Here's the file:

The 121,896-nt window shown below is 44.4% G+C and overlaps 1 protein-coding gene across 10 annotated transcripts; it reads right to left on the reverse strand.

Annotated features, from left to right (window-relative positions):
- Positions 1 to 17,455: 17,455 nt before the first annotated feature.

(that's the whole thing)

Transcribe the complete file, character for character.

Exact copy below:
The 121,896-nt window shown below is 44.4% G+C and overlaps 1 protein-coding gene across 10 annotated transcripts; it reads right to left on the reverse strand.

Annotated features, from left to right (window-relative positions):
- Positions 1 to 17,455: 17,455 nt before the first annotated feature.